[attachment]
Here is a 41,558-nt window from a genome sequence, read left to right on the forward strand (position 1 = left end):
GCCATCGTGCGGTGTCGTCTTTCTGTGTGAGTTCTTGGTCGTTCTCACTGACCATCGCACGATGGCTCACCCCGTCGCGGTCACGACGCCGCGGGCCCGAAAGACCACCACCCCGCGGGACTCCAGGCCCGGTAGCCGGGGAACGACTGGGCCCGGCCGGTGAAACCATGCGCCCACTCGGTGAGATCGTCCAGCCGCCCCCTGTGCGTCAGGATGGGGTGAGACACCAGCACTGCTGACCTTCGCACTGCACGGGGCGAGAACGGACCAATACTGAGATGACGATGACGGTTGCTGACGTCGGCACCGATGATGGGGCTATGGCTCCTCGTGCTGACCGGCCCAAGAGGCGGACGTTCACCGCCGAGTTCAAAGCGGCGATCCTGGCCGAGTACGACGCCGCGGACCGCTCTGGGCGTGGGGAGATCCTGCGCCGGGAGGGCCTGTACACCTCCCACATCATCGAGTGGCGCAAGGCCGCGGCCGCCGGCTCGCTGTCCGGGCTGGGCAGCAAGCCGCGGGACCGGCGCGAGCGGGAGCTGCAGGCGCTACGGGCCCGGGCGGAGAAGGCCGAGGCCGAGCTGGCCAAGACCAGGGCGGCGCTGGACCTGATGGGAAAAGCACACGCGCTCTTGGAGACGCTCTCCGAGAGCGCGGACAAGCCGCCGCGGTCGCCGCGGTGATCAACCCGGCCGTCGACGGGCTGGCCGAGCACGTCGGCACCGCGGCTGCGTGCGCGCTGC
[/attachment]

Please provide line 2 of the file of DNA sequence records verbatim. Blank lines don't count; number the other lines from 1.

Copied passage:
GCCATCGTGCGGTGTCGTCTTTCTGTGTGAGTTCTTGGTCGTTCTCACTGACCATCGCACGATGGCTCACCCCGTCGCGGTCACGACGCCGCGGGCCCGAAAGACCACCACCCCGCGGGACTCCAGGCCCGGTAGCCGGGGAACGACTGGGCCCGGCCGGTGAAACCATGCGCCCACTCGGTGAGATCGTCCAGCCGCCCCCTGTGCGTCAGGATGGGGTGAGACACCAGCACTGCTGACCTTCGCACTGCACGGGGCGAGAACGGACCAATACTGAGATGACGATGACGGTTGCTGACGTCGGCACCGATGATGGGGCTATGGCTCCTCGTGCTGACCGGCCCAAGAGGCGGACGTTCACCGCCGAGTTCAAAGCGGCGATCCTGGCCGAGTACGACGCCGCGGACCGCTCTGGGCGTGGGGAGATCCTGCGCCGGGAGGGCCTGTACACCTCCCACATCATCGAGTGGCGCAAGGCCGCGGCCGCCGGCTCGCTGTCCGGGCTGGGCAGCAAGCCGCGGGACCGGCGCGAGCGGGAGCTGCAGGCGCTACGGGCCCGGGCGGAGAAGGCCGAGGCCGAGCTGGCCAAGACCAGGGCGGCGCTGGACCTGATGGGAAAAGCACACGCGCTCTTGGAGACGCTCTCCGAGAGCGCGGACAAGCCGCCGCGGTCGCCGCGGTGATCAACCCGGCCGTCGACGGGCTGGCCGAGCACGTCGGCACCGCGGCTGCGTGCGCGCTGC